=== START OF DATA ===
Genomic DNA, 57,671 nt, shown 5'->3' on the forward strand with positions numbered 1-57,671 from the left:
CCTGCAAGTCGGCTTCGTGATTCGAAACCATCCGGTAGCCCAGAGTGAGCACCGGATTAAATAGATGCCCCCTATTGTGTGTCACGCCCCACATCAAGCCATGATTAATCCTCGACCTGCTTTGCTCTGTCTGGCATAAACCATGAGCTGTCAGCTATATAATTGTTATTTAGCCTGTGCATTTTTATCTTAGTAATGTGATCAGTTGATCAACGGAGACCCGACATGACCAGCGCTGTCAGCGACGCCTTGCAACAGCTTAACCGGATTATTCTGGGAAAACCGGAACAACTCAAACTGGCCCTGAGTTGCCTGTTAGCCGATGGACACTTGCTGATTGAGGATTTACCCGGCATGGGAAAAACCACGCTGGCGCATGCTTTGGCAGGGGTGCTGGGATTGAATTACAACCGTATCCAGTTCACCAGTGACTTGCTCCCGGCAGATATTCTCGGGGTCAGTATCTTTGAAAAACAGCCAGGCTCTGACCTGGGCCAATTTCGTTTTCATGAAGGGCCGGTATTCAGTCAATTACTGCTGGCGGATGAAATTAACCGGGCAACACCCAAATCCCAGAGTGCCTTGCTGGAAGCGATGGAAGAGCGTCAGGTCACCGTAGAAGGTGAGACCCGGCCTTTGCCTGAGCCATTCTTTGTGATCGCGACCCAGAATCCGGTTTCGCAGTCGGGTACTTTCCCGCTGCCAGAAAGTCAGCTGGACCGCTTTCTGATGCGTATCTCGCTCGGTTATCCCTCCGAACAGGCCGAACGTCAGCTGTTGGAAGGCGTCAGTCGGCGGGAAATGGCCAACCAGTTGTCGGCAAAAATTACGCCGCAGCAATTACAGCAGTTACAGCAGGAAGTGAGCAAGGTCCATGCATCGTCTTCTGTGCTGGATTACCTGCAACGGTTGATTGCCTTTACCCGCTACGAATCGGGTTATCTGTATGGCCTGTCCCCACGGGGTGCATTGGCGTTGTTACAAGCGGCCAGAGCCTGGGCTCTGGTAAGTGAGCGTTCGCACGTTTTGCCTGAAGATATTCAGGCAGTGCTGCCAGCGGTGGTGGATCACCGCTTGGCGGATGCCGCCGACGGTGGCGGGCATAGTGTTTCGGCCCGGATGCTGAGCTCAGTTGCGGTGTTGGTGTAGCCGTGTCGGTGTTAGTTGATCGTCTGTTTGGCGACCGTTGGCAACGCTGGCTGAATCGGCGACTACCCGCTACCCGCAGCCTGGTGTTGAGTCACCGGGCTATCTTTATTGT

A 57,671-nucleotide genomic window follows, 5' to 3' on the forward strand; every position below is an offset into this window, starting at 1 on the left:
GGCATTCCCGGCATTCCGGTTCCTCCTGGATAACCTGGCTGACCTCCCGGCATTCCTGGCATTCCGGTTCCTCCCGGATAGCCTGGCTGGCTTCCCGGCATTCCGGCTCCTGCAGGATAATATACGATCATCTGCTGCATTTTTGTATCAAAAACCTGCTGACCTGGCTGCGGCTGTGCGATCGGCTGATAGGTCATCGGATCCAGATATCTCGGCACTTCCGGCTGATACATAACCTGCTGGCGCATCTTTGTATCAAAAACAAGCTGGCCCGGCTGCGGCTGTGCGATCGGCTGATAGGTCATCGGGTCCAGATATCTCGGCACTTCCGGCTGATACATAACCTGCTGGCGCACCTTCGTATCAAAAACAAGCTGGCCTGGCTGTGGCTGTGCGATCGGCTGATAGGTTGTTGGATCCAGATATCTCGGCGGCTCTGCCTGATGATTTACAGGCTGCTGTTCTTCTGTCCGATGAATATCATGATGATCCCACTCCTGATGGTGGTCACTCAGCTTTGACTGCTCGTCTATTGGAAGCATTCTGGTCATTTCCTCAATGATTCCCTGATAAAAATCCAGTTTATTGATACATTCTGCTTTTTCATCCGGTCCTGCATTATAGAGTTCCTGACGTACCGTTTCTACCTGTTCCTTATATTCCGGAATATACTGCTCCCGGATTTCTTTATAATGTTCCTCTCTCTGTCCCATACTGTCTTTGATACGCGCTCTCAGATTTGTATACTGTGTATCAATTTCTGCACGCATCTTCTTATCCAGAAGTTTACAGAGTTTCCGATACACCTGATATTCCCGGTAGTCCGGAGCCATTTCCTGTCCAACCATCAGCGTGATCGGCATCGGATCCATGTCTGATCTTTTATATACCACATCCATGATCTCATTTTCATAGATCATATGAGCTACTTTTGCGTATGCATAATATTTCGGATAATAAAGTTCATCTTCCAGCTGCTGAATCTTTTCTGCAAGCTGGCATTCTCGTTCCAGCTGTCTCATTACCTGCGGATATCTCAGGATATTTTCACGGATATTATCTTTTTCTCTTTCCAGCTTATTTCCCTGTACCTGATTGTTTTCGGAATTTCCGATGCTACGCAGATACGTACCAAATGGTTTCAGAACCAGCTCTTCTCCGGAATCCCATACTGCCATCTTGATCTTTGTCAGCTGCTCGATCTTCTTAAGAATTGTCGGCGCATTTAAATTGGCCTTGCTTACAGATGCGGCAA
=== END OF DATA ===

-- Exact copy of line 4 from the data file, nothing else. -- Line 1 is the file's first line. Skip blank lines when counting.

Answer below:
GGCATTCCCGGCATTCCGGTTCCTCCTGGATAACCTGGCTGACCTCCCGGCATTCCTGGCATTCCGGTTCCTCCCGGATAGCCTGGCTGGCTTCCCGGCATTCCGGCTCCTGCAGGATAATATACGATCATCTGCTGCATTTTTGTATCAAAAACCTGCTGACCTGGCTGCGGCTGTGCGATCGGCTGATAGGTCATCGGATCCAGATATCTCGGCACTTCCGGCTGATACATAACCTGCTGGCGCATCTTTGTATCAAAAACAAGCTGGCCCGGCTGCGGCTGTGCGATCGGCTGATAGGTCATCGGGTCCAGATATCTCGGCACTTCCGGCTGATACATAACCTGCTGGCGCACCTTCGTATCAAAAACAAGCTGGCCTGGCTGTGGCTGTGCGATCGGCTGATAGGTTGTTGGATCCAGATATCTCGGCGGCTCTGCCTGATGATTTACAGGCTGCTGTTCTTCTGTCCGATGAATATCATGATGATCCCACTCCTGATGGTGGTCACTCAGCTTTGACTGCTCGTCTATTGGAAGCATTCTGGTCATTTCCTCAATGATTCCCTGATAAAAATCCAGTTTATTGATACATTCTGCTTTTTCATCCGGTCCTGCATTATAGAGTTCCTGACGTACCGTTTCTACCTGTTCCTTATATTCCGGAATATACTGCTCCCGGATTTCTTTATAATGTTCCTCTCTCTGTCCCATACTGTCTTTGATACGCGCTCTCAGATTTGTATACTGTGTATCAATTTCTGCACGCATCTTCTTATCCAGAAGTTTACAGAGTTTCCGATACACCTGATATTCCCGGTAGTCCGGAGCCATTTCCTGTCCAACCATCAGCGTGATCGGCATCGGATCCATGTCTGATCTTTTATATACCACATCCATGATCTCATTTTCATAGATCATATGAGCTACTTTTGCGTATGCATAATATTTCGGATAATAAAGTTCATCTTCCAGCTGCTGAATCTTTTCTGCAAGCTGGCATTCTCGTTCCAGCTGTCTCATTACCTGCGGATATCTCAGGATATTTTCACGGATATTATCTTTTTCTCTTTCCAGCTTATTTCCCTGTACCTGATTGTTTTCGGAATTTCCGATGCTACGCAGATACGTACCAAATGGTTTCAGAACCAGCTCTTCTCCGGAATCCCATACTGCCATCTTGATCTTTGTCAGCTGCTCGATCTTCTTAAGAATTGTCGGCGCATTTAAATTGGCCTTGCTTACAGATGCGGCAA